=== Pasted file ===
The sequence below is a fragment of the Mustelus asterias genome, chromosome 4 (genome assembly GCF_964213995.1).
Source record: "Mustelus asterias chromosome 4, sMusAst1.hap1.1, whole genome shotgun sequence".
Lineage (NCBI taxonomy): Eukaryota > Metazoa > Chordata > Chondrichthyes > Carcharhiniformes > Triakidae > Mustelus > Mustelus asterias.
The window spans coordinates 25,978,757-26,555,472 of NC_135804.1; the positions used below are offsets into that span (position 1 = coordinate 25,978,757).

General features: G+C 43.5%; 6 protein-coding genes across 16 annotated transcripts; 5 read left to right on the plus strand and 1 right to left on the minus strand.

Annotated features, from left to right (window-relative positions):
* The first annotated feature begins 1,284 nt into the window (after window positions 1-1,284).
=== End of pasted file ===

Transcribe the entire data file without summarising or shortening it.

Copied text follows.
The sequence below is a fragment of the Mustelus asterias genome, chromosome 4 (genome assembly GCF_964213995.1).
Source record: "Mustelus asterias chromosome 4, sMusAst1.hap1.1, whole genome shotgun sequence".
Lineage (NCBI taxonomy): Eukaryota > Metazoa > Chordata > Chondrichthyes > Carcharhiniformes > Triakidae > Mustelus > Mustelus asterias.
The window spans coordinates 25,978,757-26,555,472 of NC_135804.1; the positions used below are offsets into that span (position 1 = coordinate 25,978,757).

General features: G+C 43.5%; 6 protein-coding genes across 16 annotated transcripts; 5 read left to right on the plus strand and 1 right to left on the minus strand.

Annotated features, from left to right (window-relative positions):
* The first annotated feature begins 1,284 nt into the window (after window positions 1-1,284).